The title is all you need to know about Enoch Light’s 1960 insta-classic, Bongos / Flues / Guitars. Command Records, and Mr. Light specifically, cranked out a substantial number of quality LPs in the late 1950s – early 1960s. Though officially credited to Los Admiradores, Mr. Light acted as Director and Producer, not to mention he released the album on his Command label. Buy it for the mid-century cover, keep it for the floral, Latin jazz.
So happy to FINALLY complete the much anticipated, critically acclaimed Provocative Percussion series by Mr. Enoch Light and the Light Brigade. Hernando’s Hideaway is an early standout, followed by Foggy Day Cha Cha and What is This Thing Called Love. Completing a set is so gratifying, though I’m a bit sad that my journey is over. Oh, well. Now, it’s time to listen.
One doesn’t need to dig very deep to find the fabulous in Dick Hyman’s 1963 classic, Fabulous (RS33-862 Command Records). Billed as Dick Hyman at the Lowrey Organ and His Orchestra, this 12-track organ-tastic ensemble covers Danke Schoen to The Best is Yet to Come, and a wide sprinkle of early 60s pop radio in between. Originated and Produced by Enoch Light (owner of said Command Records), Fabulous is yet another phenomenal Dick Hyman release sandwiched between 1960’s Provocative Piano, and 1963’s Electrodynamics, both also on Command Records. If you’ve ever thought to yourself, or out loud, that the organ couldn’t be sexy, get yourself some Fabulous, and you’ll be changing your tune.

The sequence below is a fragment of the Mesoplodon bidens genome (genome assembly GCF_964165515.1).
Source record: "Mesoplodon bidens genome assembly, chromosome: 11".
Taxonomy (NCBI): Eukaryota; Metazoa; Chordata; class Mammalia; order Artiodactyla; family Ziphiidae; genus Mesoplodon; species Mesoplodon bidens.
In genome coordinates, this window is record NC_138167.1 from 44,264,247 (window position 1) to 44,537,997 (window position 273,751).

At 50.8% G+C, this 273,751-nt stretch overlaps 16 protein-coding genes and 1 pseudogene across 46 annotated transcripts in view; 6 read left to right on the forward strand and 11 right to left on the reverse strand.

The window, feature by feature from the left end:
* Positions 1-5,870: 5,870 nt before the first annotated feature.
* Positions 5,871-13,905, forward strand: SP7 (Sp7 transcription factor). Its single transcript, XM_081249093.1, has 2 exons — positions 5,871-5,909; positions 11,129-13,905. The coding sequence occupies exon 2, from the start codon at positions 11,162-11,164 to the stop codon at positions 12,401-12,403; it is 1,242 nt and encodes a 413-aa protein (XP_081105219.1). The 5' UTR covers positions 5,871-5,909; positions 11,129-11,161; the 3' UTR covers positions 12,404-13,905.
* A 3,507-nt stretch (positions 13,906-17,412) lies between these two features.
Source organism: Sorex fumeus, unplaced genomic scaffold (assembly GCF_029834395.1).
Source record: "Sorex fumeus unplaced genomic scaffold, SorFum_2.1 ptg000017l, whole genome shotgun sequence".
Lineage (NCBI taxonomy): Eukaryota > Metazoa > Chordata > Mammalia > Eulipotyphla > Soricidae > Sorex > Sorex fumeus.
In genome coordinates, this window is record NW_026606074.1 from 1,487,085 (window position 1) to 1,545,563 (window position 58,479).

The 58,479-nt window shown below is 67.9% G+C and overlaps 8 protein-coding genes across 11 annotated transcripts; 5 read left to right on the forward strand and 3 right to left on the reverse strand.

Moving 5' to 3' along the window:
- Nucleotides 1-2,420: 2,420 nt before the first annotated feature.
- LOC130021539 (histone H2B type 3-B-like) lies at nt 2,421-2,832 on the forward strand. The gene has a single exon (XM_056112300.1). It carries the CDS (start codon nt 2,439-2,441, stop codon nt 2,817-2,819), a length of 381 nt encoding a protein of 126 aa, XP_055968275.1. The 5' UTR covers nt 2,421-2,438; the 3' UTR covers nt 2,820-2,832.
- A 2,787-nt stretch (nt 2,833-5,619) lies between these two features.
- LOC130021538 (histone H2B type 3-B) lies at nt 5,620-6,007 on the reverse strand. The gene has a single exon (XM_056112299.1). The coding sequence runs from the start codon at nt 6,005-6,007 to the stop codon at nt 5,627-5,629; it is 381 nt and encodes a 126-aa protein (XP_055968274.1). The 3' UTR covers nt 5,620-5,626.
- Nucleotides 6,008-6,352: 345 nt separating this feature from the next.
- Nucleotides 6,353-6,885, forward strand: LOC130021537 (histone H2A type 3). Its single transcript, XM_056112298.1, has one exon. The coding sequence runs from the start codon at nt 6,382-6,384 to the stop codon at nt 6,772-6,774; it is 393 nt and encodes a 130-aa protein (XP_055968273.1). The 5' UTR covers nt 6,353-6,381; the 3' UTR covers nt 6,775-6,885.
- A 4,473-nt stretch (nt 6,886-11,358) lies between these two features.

Ahhh (sigh of relief). Another day, another early 60’s Space Age Pop album. Enoch Light? Check! High quality gatefold cover? Check! Command Records quality? Check! Groovy, minimalist album art? You bet’cha! Provocative Percussion Vol. III is probably my favorite so far, of those I own. Still missing Vol. II, then we’ll have all 8 volumes of both the Provocative and Persuasive Percussion series. Volume IV of Provocative currently rests on the wall of our kitchen after the wife knocked over the previous framed accent. She’s a fan of these volumes as well, so secretly, I think she wanted to display the album art. Who can blame her?!